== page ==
Set for release next week, Tropic Thunder, is already creating a buzz from coalitions who are protesting the movie for its insensitivity toward the mentally disabled.  Claiming that Ben Stiller’s character perpetuates negative stereotypes, some disability advocacy groups are now picketing the Hollywood premiere and suggesting the movie be boycotted; all of this before any of them have actually seen the entire movie.

And we wonder why the the rest of the world laughs at our hypocrisy. Using taboo words and sensitive subjects in comedic satire has been a common practice since long before the invention of cinema.  The key component (and what these special interest groups fail to grasp) is context.  In this case, fully understanding the context is virtually impossible to them as the movie has not been released yet. So instead of writing about the actual film I will base my comments off of the trailers and reviews, as the protesters have done.

I glean that the most important issue to put into context involves Ben Stiller’s character Tugg Speedman: a character portrayed as hyperbolically moronic and offensive. That said, his use of the word “retard” and his discussion of the portrayal of characters with disabilities aims its ridicule on shallow performers and the entertainment industry. To say he is offensive to those with disabilities is correct, but misses the point.  His offensiveness makes a statement about how ridiculous it is to refer to disabled people in such ways.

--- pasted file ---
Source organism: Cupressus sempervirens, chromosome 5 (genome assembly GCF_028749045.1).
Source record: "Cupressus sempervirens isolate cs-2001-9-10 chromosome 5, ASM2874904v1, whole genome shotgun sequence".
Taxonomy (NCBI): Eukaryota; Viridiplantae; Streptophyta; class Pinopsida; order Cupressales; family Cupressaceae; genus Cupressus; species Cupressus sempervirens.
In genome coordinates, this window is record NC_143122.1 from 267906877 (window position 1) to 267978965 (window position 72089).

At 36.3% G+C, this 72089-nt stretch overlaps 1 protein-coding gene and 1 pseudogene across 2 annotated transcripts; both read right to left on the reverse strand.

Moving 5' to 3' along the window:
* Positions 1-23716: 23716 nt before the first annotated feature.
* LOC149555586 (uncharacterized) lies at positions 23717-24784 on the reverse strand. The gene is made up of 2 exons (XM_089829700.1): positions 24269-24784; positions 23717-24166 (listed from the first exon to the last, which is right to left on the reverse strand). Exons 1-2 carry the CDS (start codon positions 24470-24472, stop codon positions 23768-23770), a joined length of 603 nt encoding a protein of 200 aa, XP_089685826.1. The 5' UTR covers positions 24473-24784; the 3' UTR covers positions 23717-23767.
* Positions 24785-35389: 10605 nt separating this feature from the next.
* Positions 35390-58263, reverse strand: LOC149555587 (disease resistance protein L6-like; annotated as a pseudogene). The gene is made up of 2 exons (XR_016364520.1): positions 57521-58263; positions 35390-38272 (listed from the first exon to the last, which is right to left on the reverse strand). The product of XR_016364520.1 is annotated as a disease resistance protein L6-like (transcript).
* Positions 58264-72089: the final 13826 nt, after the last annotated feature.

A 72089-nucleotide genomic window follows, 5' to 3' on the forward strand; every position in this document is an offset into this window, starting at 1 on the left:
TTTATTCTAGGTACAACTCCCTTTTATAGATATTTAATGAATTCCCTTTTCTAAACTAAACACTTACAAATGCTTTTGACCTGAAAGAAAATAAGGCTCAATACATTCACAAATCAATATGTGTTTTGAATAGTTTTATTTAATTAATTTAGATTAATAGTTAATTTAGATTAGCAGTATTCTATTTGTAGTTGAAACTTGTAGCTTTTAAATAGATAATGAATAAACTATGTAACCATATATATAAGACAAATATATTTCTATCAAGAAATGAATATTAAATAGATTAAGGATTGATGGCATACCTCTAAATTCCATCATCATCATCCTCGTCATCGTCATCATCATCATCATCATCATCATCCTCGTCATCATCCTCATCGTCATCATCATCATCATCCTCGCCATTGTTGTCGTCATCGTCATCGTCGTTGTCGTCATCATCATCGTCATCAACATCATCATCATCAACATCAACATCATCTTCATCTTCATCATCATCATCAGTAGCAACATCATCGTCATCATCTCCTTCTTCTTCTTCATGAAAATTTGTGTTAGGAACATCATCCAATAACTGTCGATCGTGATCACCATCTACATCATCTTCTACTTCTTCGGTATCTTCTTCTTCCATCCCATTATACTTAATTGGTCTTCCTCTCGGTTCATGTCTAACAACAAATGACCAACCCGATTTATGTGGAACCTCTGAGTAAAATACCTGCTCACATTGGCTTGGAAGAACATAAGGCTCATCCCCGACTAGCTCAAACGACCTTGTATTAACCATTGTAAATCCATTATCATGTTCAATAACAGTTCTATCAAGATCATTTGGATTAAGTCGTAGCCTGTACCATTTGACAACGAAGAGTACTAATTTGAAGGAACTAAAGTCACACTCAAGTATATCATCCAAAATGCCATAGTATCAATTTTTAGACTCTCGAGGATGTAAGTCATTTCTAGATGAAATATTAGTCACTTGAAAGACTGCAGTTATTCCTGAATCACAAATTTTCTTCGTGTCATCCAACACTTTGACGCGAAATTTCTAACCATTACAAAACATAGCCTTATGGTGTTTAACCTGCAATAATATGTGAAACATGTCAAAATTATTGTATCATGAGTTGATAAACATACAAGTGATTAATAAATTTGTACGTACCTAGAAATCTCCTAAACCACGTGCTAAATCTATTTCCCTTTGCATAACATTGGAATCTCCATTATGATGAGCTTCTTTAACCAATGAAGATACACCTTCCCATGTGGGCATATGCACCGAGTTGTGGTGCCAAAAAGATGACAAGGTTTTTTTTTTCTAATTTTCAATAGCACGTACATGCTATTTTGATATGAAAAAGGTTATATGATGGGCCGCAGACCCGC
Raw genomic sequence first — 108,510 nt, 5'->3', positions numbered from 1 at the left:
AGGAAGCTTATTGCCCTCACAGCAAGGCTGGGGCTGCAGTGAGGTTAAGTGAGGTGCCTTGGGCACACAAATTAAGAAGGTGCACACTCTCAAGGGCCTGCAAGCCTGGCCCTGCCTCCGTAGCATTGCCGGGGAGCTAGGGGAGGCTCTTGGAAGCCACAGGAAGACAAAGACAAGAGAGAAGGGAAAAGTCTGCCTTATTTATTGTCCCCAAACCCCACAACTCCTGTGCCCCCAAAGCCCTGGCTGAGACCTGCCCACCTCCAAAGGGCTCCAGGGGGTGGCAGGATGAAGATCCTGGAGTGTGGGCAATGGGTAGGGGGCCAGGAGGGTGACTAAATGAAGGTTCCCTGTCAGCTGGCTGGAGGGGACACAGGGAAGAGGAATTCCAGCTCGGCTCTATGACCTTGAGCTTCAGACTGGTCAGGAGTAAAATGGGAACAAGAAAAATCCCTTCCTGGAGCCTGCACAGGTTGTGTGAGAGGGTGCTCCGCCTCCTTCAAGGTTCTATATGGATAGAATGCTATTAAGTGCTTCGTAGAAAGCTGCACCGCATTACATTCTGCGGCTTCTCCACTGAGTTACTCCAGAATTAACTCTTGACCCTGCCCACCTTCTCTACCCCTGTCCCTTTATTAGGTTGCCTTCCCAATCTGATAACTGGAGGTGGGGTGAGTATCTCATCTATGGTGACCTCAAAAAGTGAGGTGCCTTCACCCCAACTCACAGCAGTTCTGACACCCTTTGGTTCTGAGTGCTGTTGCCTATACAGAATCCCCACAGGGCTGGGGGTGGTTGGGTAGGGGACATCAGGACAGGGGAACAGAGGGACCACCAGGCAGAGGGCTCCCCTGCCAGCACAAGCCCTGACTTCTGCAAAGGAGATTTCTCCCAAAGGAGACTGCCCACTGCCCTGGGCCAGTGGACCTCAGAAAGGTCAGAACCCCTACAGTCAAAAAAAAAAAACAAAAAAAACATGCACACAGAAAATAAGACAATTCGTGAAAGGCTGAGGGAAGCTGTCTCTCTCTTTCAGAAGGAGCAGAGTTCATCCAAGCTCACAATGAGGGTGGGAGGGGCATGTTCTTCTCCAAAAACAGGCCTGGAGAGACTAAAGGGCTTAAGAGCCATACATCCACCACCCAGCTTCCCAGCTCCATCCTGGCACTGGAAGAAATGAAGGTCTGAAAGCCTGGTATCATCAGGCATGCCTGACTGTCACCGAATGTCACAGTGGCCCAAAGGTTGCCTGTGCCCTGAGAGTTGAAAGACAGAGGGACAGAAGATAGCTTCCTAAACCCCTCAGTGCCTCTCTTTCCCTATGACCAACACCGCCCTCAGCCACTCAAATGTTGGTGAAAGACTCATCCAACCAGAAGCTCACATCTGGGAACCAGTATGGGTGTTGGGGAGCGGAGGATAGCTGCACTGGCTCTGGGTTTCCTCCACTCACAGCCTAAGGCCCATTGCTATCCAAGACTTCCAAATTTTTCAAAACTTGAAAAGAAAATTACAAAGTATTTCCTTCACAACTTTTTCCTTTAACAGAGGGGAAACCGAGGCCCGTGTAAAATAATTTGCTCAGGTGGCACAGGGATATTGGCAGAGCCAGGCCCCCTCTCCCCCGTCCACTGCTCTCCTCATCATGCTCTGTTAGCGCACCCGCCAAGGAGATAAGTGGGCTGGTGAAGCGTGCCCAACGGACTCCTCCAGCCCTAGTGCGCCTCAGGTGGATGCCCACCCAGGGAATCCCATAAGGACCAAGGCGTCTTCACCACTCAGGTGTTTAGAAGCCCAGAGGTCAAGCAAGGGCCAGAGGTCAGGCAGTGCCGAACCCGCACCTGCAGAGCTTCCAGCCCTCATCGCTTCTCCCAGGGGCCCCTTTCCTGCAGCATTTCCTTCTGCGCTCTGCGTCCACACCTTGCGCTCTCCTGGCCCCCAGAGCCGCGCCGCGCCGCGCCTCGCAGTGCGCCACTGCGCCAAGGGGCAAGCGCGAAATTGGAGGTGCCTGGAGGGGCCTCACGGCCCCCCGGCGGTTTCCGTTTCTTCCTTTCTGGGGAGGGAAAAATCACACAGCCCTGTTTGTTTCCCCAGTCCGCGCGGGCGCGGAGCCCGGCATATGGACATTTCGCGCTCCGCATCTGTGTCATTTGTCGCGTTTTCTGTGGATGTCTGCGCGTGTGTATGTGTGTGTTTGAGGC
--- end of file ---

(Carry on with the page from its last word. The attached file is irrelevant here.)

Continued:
Furthermore, these protests and boycotts only exacerbate the negative stereotypes by drawing attention to them, rather than to the intended aim of the satire.  The lack of outrage over the fact that Robert Downey, Jr.’s character is a white character playing a black character using an updated version of blackface proves this point.

Oh, but what about the children who see the movie and think it’s cool to call disabled people names? Simple. It’s rated R, case closed. The same censorship laws that apply to every other movie apply here.   At some point we need to take responsibility for how our children act.

Written by Guest Writer Christie Ko

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